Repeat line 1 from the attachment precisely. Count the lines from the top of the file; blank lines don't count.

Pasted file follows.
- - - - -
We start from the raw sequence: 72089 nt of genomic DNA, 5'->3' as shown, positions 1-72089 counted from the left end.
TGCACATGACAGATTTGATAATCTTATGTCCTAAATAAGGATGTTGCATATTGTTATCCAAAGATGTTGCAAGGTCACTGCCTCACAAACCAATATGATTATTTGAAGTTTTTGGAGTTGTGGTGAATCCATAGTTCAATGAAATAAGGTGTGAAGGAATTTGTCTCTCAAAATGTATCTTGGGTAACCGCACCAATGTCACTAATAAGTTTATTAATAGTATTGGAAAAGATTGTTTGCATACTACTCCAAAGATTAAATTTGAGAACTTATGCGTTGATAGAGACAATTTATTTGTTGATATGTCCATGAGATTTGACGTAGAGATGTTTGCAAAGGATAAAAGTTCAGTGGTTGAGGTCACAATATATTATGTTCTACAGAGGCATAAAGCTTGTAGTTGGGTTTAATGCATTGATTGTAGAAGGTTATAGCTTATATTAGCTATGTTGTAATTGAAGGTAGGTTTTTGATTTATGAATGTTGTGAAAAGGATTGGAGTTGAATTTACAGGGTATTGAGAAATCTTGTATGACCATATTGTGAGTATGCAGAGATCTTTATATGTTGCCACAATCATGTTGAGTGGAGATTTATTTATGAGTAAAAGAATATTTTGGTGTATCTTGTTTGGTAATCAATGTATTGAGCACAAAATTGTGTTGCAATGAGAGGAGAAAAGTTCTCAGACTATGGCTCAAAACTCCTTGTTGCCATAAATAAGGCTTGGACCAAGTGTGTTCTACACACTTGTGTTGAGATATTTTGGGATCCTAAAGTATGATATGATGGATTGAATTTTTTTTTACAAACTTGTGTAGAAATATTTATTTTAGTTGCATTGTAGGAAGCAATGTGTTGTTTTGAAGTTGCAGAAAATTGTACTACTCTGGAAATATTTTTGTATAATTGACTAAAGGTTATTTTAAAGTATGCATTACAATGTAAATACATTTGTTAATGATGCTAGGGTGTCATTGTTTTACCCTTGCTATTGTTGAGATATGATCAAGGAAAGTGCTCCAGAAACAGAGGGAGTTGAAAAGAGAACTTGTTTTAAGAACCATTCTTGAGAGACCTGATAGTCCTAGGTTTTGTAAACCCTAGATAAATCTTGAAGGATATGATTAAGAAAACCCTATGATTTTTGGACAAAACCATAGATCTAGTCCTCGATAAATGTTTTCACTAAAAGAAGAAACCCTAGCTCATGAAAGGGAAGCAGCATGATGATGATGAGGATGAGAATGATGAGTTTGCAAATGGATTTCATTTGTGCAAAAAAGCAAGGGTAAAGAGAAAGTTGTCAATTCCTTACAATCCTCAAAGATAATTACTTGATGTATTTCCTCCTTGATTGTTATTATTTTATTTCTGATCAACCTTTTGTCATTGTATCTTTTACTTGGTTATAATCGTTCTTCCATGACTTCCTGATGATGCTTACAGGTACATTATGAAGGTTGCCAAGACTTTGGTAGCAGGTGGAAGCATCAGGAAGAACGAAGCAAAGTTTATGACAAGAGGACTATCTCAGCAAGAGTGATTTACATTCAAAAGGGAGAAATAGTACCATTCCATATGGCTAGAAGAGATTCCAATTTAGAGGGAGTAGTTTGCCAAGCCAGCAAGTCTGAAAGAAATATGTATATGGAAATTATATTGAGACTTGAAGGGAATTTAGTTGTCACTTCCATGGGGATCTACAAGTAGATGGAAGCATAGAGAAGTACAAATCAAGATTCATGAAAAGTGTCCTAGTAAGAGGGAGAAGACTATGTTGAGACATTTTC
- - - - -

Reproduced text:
We start from the raw sequence: 72089 nt of genomic DNA, 5'->3' as shown, positions 1-72089 counted from the left end.